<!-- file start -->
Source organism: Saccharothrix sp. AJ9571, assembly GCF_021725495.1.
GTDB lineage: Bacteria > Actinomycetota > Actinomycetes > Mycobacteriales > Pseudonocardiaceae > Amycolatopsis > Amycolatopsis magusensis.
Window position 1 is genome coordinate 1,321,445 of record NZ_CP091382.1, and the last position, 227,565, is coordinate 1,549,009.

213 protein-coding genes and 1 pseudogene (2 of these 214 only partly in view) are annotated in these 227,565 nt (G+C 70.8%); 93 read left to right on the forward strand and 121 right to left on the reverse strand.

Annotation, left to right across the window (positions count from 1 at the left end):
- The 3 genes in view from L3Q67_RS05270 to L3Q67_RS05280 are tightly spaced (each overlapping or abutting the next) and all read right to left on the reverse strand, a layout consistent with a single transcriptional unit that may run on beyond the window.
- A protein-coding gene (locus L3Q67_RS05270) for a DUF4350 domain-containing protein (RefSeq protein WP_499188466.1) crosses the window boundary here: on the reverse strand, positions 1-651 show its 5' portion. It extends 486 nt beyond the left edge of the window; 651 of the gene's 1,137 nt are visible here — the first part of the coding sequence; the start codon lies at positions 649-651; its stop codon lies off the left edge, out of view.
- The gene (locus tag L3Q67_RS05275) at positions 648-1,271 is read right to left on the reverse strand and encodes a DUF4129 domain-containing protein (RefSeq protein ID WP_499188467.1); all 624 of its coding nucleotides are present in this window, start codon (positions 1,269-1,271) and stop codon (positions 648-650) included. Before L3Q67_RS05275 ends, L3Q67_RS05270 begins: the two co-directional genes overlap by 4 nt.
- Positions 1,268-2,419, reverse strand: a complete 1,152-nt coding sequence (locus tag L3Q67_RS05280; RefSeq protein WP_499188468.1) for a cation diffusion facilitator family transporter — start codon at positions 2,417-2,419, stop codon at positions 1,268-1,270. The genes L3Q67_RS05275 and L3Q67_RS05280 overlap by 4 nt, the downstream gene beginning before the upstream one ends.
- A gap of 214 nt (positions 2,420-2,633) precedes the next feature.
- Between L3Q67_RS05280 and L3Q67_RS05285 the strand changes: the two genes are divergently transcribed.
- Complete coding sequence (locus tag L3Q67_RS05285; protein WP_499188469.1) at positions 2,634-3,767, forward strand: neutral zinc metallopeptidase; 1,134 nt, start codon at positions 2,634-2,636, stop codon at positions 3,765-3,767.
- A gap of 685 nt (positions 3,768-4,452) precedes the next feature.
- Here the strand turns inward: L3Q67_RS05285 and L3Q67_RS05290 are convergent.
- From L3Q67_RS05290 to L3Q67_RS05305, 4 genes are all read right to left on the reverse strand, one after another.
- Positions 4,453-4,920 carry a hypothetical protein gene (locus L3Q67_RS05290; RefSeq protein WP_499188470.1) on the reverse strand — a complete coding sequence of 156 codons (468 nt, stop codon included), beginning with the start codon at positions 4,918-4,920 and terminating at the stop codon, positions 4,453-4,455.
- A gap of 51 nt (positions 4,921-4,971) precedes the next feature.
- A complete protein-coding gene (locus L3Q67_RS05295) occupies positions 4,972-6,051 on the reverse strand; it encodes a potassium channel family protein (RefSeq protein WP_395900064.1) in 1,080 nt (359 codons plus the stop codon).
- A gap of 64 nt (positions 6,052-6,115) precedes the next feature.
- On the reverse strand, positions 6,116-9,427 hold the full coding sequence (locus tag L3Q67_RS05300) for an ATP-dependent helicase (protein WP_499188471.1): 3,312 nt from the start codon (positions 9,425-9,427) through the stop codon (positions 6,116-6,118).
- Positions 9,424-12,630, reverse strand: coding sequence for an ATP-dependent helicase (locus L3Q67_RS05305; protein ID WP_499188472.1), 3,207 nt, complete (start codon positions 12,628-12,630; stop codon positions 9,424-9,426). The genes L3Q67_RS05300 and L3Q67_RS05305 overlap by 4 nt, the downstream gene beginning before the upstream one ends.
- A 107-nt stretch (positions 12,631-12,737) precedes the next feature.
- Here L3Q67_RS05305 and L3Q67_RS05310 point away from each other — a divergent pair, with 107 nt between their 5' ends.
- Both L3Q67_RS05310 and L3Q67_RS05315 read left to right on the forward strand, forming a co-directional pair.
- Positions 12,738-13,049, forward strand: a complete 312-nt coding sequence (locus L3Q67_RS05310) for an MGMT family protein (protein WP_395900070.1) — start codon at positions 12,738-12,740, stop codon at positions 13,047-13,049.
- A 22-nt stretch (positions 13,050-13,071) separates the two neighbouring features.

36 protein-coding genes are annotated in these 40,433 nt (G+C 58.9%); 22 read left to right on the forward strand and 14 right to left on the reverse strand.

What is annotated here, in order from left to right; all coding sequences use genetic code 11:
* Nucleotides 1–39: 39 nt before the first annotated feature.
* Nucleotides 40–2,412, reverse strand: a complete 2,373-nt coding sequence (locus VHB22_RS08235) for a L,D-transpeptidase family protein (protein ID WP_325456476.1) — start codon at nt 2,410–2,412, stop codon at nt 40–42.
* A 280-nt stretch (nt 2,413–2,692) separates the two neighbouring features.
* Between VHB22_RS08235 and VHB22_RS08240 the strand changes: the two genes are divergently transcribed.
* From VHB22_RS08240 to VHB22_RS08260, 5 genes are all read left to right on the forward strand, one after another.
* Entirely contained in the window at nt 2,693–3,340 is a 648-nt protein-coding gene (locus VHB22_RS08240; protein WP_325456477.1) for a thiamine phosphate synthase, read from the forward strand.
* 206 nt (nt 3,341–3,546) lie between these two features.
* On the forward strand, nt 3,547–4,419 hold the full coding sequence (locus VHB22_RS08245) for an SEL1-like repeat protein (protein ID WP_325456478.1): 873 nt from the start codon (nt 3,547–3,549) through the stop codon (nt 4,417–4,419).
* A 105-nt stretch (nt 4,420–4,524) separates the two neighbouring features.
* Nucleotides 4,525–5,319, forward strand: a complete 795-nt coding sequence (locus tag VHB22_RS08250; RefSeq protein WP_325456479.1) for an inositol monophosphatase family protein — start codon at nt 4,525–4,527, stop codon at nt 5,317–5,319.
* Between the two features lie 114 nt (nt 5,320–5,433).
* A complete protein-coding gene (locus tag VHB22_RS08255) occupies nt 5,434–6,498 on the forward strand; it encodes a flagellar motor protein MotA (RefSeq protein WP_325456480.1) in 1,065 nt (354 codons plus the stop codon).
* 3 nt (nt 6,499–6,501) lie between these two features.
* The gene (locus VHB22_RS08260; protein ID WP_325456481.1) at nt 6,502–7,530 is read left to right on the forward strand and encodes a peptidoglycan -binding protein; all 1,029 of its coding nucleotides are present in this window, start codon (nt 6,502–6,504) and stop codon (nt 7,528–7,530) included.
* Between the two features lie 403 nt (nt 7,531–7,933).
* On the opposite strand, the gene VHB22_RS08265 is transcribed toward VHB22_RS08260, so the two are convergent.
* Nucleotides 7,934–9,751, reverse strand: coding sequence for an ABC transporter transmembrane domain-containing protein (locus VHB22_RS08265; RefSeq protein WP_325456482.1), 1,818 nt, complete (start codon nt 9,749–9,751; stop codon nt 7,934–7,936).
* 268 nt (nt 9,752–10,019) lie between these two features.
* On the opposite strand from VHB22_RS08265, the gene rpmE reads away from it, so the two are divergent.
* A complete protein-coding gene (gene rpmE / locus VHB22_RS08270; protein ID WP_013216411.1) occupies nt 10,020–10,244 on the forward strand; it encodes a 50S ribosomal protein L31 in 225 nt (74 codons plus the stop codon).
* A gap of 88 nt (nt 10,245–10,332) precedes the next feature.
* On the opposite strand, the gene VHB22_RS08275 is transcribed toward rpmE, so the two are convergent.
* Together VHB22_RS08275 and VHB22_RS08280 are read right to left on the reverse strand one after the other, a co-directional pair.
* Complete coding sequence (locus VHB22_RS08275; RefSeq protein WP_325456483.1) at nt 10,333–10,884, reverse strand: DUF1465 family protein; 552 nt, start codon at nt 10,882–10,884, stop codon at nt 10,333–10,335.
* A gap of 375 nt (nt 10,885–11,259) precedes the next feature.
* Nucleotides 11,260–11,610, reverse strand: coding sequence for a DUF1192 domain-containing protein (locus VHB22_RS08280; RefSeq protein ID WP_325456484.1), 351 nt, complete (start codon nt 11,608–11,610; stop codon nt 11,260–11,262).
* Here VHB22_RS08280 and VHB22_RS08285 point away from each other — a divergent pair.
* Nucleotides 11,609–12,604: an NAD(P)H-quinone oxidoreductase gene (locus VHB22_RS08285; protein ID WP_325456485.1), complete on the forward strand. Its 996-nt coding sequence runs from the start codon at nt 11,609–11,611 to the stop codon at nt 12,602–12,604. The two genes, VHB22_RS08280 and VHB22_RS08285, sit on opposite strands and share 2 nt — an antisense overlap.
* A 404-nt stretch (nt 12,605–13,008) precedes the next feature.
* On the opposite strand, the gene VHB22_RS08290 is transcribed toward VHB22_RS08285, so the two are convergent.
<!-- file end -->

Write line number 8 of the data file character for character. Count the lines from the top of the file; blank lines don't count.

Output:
- The gene (locus tag L3Q67_RS05275) at positions 648-1,271 is read right to left on the reverse strand and encodes a DUF4129 domain-containing protein (RefSeq protein ID WP_499188467.1); all 624 of its coding nucleotides are present in this window, start codon (positions 1,269-1,271) and stop codon (positions 648-650) included. Before L3Q67_RS05275 ends, L3Q67_RS05270 begins: the two co-directional genes overlap by 4 nt.